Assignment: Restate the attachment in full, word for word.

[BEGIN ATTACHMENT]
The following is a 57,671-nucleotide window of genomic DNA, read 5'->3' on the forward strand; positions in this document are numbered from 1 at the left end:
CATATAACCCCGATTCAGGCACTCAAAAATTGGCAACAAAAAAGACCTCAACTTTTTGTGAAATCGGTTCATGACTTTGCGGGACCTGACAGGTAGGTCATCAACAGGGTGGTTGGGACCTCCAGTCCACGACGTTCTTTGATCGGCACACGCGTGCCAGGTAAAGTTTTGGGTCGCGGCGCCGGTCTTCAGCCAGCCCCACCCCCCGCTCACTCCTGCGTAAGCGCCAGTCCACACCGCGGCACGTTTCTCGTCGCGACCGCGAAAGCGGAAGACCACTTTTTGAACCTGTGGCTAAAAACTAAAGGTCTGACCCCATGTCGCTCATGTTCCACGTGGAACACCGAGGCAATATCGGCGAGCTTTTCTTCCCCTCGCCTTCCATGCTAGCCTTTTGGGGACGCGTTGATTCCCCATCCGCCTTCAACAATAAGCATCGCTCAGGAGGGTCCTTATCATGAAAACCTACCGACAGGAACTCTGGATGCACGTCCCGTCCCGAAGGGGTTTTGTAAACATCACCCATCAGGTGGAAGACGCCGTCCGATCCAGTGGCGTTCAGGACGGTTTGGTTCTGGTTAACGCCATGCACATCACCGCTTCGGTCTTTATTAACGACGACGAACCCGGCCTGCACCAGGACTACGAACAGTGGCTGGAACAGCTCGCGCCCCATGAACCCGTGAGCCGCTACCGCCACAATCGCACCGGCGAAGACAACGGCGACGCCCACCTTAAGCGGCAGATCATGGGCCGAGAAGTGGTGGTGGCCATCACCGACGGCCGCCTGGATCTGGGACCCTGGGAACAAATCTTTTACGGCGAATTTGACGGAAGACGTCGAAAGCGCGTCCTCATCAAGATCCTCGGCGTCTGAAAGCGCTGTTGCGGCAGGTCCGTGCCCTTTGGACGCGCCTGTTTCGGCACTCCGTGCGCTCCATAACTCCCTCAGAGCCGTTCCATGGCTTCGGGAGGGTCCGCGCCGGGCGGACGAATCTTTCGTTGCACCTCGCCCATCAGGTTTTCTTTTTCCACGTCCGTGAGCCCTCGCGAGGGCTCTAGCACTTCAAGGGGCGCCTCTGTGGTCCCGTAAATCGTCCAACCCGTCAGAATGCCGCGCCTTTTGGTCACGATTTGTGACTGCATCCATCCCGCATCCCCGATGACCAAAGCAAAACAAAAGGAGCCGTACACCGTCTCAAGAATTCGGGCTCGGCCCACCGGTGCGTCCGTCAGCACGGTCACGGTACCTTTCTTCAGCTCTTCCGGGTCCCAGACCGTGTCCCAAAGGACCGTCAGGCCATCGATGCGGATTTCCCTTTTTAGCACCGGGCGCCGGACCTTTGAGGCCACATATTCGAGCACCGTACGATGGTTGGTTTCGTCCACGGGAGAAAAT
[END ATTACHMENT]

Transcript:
The following is a 57,671-nucleotide window of genomic DNA, read 5'->3' on the forward strand; positions in this document are numbered from 1 at the left end:
CATATAACCCCGATTCAGGCACTCAAAAATTGGCAACAAAAAAGACCTCAACTTTTTGTGAAATCGGTTCATGACTTTGCGGGACCTGACAGGTAGGTCATCAACAGGGTGGTTGGGACCTCCAGTCCACGACGTTCTTTGATCGGCACACGCGTGCCAGGTAAAGTTTTGGGTCGCGGCGCCGGTCTTCAGCCAGCCCCACCCCCCGCTCACTCCTGCGTAAGCGCCAGTCCACACCGCGGCACGTTTCTCGTCGCGACCGCGAAAGCGGAAGACCACTTTTTGAACCTGTGGCTAAAAACTAAAGGTCTGACCCCATGTCGCTCATGTTCCACGTGGAACACCGAGGCAATATCGGCGAGCTTTTCTTCCCCTCGCCTTCCATGCTAGCCTTTTGGGGACGCGTTGATTCCCCATCCGCCTTCAACAATAAGCATCGCTCAGGAGGGTCCTTATCATGAAAACCTACCGACAGGAACTCTGGATGCACGTCCCGTCCCGAAGGGGTTTTGTAAACATCACCCATCAGGTGGAAGACGCCGTCCGATCCAGTGGCGTTCAGGACGGTTTGGTTCTGGTTAACGCCATGCACATCACCGCTTCGGTCTTTATTAACGACGACGAACCCGGCCTGCACCAGGACTACGAACAGTGGCTGGAACAGCTCGCGCCCCATGAACCCGTGAGCCGCTACCGCCACAATCGCACCGGCGAAGACAACGGCGACGCCCACCTTAAGCGGCAGATCATGGGCCGAGAAGTGGTGGTGGCCATCACCGACGGCCGCCTGGATCTGGGACCCTGGGAACAAATCTTTTACGGCGAATTTGACGGAAGACGTCGAAAGCGCGTCCTCATCAAGATCCTCGGCGTCTGAAAGCGCTGTTGCGGCAGGTCCGTGCCCTTTGGACGCGCCTGTTTCGGCACTCCGTGCGCTCCATAACTCCCTCAGAGCCGTTCCATGGCTTCGGGAGGGTCCGCGCCGGGCGGACGAATCTTTCGTTGCACCTCGCCCATCAGGTTTTCTTTTTCCACGTCCGTGAGCCCTCGCGAGGGCTCTAGCACTTCAAGGGGCGCCTCTGTGGTCCCGTAAATCGTCCAACCCGTCAGAATGCCGCGCCTTTTGGTCACGATTTGTGACTGCATCCATCCCGCATCCCCGATGACCAAAGCAAAACAAAAGGAGCCGTACACCGTCTCAAGAATTCGGGCTCGGCCCACCGGTGCGTCCGTCAGCACGGTCACGGTACCTTTCTTCAGCTCTTCCGGGTCCCAGACCGTGTCCCAAAGGACCGTCAGGCCATCGATGCGGATTTCCCTTTTTAGCACCGGGCGCCGGACCTTTGAGGCCACATATTCGAGCACCGTACGATGGTTGGTTTCGTCCACGGGAGAAAAT